F. App’x at 502 (“The savings clause of section 2255(e) does not apply to sentencing
claims.”). In Hill v. Masters, 836 F. 3d 591 (6th Cir. 2016), the Sixth Circuit articulated a
very narrow exception to this general rule, permitting a challenge to a sentence to be
asserted in a § 2241 petition, but only where (1) the petitioner’s sentence was imposed
when the Sentencing Guidelines were mandatory before the Supreme Court’s decision in
United States v. Booker, 543 U.S. 220 (2005); (2) the petitioner was foreclosed from
asserting the claim in a successive petition under § 2255; and (3) after the petitioner’s
sentence became final, the Supreme Court issued a retroactively applicable decision
establishing that, as a matter of statutory interpretation, a prior conviction used to
enhance his federal sentence no longer qualified as a valid predicate offense. Hill, 836
F. 3d at 599-600.
White’s claim fails to satisfy these requirements.
White was sentenced in
November 2007, well after Booker was decided in 2005, thus he fails to meet Hill’s first
requirement. White also fails to meet the third requirement because his reliance upon
Mathis is misplaced. In Mathis, the Supreme Court reiterated that a statute is considered
“divisible,” therefore permitting use of the modified-categorical approach to determine
whether a prior offense may be used to enhance a sentence under the career-offender
provision, only when it contains alternative elements (hence defining multiple offenses),
not when it merely contains alternative factual means of committing a single offense.
Mathis, 136 S. Ct. at 2249, 2251-52. But for a claim based upon a recently issued
Supreme Court decision interpreting a statute to be cognizable in a § 2241 petition, the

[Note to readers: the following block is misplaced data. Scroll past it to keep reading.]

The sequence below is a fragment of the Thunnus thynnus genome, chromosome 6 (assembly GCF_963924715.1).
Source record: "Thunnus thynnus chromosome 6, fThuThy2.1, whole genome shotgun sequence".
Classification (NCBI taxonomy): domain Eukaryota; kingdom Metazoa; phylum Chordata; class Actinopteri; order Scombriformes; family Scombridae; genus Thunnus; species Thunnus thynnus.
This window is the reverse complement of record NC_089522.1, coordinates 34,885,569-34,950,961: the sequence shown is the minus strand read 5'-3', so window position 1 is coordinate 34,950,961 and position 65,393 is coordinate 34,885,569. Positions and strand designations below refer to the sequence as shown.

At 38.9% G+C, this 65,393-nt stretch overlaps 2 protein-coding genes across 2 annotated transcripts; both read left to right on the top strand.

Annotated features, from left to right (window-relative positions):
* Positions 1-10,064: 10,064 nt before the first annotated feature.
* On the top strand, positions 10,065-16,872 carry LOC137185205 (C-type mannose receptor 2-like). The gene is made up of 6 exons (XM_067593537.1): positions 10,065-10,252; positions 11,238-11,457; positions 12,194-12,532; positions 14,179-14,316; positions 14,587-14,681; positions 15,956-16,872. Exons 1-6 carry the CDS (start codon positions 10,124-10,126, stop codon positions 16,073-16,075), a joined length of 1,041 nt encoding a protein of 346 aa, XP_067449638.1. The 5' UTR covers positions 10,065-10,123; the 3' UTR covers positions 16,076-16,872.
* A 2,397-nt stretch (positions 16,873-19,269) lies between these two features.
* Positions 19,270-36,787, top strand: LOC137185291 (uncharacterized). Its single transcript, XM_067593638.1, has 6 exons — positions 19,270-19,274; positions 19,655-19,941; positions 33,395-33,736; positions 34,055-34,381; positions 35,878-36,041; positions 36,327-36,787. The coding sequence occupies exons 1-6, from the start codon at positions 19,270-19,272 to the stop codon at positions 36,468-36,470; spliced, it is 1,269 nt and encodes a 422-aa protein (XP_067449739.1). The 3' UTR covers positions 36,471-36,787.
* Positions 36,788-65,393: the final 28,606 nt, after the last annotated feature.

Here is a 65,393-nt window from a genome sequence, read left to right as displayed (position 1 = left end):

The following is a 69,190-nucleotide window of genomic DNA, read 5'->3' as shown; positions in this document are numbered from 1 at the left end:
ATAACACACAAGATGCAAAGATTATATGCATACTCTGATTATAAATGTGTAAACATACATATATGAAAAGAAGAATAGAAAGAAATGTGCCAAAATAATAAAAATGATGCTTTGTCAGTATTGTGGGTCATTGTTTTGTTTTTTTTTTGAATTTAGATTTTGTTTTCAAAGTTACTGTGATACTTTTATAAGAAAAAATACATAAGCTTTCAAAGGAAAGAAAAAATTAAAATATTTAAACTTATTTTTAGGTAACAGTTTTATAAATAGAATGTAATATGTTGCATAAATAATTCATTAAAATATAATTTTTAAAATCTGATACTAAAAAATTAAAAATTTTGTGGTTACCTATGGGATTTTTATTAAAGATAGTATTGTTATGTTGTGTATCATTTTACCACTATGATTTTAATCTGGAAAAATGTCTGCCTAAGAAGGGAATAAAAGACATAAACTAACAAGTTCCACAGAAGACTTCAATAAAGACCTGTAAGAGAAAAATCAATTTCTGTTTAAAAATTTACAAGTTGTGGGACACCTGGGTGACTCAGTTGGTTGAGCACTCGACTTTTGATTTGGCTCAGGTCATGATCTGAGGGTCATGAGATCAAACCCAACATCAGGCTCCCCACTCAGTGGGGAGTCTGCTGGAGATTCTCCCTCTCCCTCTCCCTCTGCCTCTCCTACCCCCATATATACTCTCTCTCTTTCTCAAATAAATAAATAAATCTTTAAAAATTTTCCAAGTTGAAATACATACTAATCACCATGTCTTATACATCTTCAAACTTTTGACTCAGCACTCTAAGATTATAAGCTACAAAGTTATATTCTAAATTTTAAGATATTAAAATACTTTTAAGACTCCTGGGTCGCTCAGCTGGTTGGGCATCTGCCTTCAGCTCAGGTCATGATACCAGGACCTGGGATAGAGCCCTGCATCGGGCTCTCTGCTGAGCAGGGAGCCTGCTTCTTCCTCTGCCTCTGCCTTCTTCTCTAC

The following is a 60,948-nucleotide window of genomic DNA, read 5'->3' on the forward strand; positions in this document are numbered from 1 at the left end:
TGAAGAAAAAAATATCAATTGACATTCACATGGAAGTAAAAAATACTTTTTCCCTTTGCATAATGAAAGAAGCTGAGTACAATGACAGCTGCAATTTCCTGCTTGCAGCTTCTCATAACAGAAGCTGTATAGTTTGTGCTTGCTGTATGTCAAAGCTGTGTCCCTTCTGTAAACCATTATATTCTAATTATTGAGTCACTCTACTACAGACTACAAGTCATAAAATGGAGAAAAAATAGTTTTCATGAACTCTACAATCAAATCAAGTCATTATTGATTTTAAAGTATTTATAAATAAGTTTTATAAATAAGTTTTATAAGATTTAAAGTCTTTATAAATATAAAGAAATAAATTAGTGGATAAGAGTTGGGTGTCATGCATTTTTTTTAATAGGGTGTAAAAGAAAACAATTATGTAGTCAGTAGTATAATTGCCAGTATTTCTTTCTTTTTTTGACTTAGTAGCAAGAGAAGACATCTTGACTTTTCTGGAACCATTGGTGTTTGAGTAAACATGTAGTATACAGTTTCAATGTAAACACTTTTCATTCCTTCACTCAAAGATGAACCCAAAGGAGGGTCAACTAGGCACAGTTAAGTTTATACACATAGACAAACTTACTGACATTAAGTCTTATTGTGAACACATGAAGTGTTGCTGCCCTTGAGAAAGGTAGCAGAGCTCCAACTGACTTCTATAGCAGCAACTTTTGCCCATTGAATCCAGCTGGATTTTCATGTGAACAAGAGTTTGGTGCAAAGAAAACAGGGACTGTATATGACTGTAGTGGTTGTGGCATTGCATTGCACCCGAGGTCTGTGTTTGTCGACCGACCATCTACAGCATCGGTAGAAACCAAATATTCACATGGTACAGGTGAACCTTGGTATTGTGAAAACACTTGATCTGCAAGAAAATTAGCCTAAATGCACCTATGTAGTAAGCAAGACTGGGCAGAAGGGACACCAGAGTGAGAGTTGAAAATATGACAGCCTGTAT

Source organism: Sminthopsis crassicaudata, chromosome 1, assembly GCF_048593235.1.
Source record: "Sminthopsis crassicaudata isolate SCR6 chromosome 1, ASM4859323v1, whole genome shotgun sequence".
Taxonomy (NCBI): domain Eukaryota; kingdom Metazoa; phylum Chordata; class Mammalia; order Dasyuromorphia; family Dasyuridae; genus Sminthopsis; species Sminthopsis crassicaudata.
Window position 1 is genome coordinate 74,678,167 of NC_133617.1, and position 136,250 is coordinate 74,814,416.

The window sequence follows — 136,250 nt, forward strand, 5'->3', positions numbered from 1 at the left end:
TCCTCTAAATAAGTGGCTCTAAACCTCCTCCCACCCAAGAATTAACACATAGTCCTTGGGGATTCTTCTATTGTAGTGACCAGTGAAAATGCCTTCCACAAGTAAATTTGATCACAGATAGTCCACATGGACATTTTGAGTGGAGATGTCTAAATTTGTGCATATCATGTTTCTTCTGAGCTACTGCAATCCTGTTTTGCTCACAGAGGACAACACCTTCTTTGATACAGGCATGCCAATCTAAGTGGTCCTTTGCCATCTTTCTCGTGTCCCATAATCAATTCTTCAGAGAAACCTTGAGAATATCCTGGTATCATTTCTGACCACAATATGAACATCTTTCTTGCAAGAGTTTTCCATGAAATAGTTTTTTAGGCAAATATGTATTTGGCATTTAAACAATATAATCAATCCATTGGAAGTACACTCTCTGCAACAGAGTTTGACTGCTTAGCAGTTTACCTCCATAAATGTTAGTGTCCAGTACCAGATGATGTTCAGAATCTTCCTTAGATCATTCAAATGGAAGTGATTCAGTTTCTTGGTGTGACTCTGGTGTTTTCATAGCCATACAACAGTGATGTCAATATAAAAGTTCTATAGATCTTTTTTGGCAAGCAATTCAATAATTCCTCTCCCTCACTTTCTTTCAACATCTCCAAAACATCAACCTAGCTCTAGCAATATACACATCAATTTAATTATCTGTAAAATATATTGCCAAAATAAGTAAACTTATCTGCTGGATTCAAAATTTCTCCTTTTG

holding must be retroactively applicable to cases on collateral review. Wooten, 677 F.3d
at 307-08. In Mathis, the Supreme Court explained that its holding was required by
decades-old precedent and hence, did not announce any new rule. Mathis, 136 S. Ct. at
2257. The Sixth Circuit has held so explicitly. In re: Conzelmann, 872 F.3d 375, 376-77
(6th Cir. 2017) (finding that Mathis did not announce a new rule, nor has Mathis been
declared retroactive by the Supreme Court).
Therefore, because Mathis did not
announce a new rule, nor has it been held to be retroactive by the Supreme Court, White
may not rely upon it to satisfy the third requirement of Hill.
Because White fails to satisfy the threshold requirements of Hill, his claim falls
outside the decidedly narrow exception set forth in Hill. Therefore, his sentencing claim
does not fall within the narrow scope of § 2255(e)’s savings clause, and his § 2241 petition
must be denied. Peterman, 249 F.3d at 462.
Accordingly, IT IS ORDERED as follows:
Petitioner Corey White’s petition for a writ of habeas corpus pursuant to 28
U.S.C. § 2241 (Doc. # 1) is DENIED;
This action is DISMISSED and STRICKEN from the Court’s active docket;
A Judgment shall be entered contemporaneously with this Memorandum
Opinion and Order.
This 6th day of December, 2017.
K:\DATA\ORDERS\ProSe\White 17-95-DLB Memorandum (2241) WHM.docx
Disclaimer: Justia Dockets & Filings provides public litigation records from the federal appellate and district courts. These filings and docket sheets should not be considered findings of fact or liability, nor do they necessarily reflect the view of Justia.
Why Is My Information Online?